I was like- what now?? SHe was like- I am gonna get back on him. We cant let him think that was okay--so she was about to get back on him and he kept moving away from her...everytime she tried to get on him, she moved away from him...
SO--then she was like, you get on. ( I was like- ARE YOU SERIOUS???) Bareback, snow, middle of huge wide open field.
She said, I am wondeirng if its ME. Personally. He might not want me on him. He might want you.
So, I was like...ok.I will do it.
I asked Charlie to come over to me...he came over. I put pressure on his back to see how he reacted- didnt move. SO then i got on. Stood still. She said- well, now we know. He wanted you on him and thats great!
So, that was the good here is the not so good part...

We walked charlie through the field with me on him, he went slow and easy. But then his atttude changed once we got through the field and into the woods...he was looking all over the place and I was getting a bit nervous. So, I said, I think I am gonna get off- something is telling me to get off. She agreed to go with my gut.
Glad I did. Charlie was very excited and was wanting to go faster and faster into the woods and he was getting a bit hard to handle walking through all that snow! SO we decided we would do a "being patient" excercise with him.
We tried to make him stand in the same spot for one full minute. WELL HE DID NOT LIKE THAT ONE BIT. He started stomping his feet, pawing, kickin out. I was actually scared!
My trainer wasnt the least bit scared- she handled him quite well...he even tried to rear- they were in a match off of who would push who- who was bigger...she wasnt gonne let him win.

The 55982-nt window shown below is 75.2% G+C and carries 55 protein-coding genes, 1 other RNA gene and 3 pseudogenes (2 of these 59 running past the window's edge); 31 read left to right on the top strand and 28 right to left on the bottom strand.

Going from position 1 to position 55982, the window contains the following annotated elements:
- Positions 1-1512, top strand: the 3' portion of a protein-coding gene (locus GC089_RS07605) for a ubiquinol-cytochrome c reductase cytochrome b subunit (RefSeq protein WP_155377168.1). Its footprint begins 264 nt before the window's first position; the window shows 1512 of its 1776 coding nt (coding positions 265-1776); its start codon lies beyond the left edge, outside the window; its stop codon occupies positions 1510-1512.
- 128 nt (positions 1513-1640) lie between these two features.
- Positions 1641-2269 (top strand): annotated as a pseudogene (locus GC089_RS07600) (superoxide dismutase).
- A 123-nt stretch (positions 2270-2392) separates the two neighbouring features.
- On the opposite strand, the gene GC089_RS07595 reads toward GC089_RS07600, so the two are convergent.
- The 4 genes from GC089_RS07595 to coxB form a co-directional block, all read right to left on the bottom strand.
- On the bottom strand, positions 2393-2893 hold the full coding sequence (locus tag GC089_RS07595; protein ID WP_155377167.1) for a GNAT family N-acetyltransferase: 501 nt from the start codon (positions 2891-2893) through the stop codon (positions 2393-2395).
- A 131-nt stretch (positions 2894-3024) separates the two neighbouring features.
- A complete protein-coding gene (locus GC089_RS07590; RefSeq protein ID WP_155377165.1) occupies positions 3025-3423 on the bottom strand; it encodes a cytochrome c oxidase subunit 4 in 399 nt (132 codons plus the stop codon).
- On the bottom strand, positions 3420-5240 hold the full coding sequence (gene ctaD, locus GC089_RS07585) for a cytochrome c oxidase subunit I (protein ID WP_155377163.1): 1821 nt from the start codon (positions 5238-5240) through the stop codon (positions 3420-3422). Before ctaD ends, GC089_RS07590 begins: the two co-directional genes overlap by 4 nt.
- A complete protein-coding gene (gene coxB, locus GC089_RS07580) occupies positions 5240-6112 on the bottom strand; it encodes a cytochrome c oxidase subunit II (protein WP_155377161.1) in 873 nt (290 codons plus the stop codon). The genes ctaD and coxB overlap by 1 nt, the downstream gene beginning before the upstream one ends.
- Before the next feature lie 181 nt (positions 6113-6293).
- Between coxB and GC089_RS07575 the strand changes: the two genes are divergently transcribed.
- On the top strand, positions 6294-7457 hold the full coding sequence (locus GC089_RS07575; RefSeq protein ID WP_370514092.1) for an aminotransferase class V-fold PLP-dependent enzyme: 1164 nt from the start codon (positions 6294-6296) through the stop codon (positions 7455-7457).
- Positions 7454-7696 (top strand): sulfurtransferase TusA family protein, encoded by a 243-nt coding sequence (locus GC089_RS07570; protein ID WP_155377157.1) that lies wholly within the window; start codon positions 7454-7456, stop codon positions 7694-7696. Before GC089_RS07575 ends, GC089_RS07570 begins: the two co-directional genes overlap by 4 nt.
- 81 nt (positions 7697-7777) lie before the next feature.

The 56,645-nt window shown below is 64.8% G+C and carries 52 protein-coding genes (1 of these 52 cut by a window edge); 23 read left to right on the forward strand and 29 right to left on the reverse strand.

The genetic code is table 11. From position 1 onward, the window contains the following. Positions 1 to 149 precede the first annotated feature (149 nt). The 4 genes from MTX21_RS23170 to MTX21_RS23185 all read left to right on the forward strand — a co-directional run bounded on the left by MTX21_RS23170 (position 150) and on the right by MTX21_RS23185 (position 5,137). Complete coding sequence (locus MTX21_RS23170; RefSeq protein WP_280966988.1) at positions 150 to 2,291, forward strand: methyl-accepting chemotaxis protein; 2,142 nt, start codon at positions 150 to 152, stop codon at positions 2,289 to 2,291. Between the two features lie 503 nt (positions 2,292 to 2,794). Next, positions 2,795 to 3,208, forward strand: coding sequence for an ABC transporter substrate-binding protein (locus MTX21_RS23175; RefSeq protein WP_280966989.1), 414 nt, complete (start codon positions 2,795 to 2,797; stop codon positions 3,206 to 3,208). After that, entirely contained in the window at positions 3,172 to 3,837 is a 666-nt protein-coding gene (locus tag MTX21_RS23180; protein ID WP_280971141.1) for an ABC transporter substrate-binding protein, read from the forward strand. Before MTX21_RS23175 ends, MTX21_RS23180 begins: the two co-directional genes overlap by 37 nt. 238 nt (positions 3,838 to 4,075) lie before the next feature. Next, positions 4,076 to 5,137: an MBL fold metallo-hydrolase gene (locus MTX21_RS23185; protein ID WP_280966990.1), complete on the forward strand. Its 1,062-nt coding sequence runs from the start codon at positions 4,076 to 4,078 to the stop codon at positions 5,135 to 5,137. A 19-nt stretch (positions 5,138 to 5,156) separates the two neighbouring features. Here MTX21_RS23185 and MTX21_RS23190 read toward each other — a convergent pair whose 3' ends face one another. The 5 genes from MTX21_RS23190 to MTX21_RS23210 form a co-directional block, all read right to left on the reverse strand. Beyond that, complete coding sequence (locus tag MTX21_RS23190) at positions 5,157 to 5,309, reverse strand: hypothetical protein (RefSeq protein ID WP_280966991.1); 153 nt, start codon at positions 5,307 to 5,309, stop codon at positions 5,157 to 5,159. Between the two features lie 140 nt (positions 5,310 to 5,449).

It took us 20 mintues straight of the two of them bickering to get him to stand for maybe 45 secs with out havin any rude behavior. Once we did that- we were back on home again- which was him trying to drag me back home. It was a lot of stopping- telling him to calm down, and walking again, then stopping him because he was going to legs and arms HURT!
Anyway- the last part was in the ring where she was going to show me how she free lunges her horses on my horse.
Charlie wasnt having any part of it and tried to jump the fence! He was basically charging at her to get past her to get to his herd. It was very scary.
Well to me it was. She told me that his behavior was NOTHING compared to the other horses she breaks...I cant even imagine what she sees!
Anyway- Charlie got away from us and ran from the ring to the barn( through someones yard!)
But as soon as he got to his horses he stopped and let us "catch" him. We walked him around for a bit then let him in...
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post #10 of 20 Old 01-24-2011, 03:11 AM
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Prince Charlie,
I don't even know where to start! Any trainer that would put an inexperienced horse owner on a horse she is already having trouble with, BAREBACK no less, is nuts!!!!! Just her getting on a horse she doesn't know , bareback, outdoors in snow, she is out of her gourd!
That horse has SOOOOOOOOOO many wholes in his training you shouldn't even be on his back yet, let alone riding him bareback!
It all sounds amusing and like a game of tough guy and seeing if you can make him stand still (never heard of that. That is the biggest bunch of hogwash I have heard of) for a minute, but the truth is one of you may get hurt soon.

YOu could see how your friend handled him on the lead that he needs good leadership and to go back to the basics to fill in all the gaps in his training.
The fact that you are in for the longhaul is admirable and I think you will be a really great owner for him in time. But he needs to learn manners in the safety of a round pen or small paddock, and not all at once. Start small and build on it. This is where some understanding of the concepts of Join UP come in handy. Getting your horse to let go of his mental obsession with the herd and look to you to be something so compelling that he will give you his attention.
He sounds like a powerful horse and such animals can be hard to get to give you their respect, but once he does, he will be formidable! (in a good way)
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4 year old , bad beahvior , green , ottb , young horse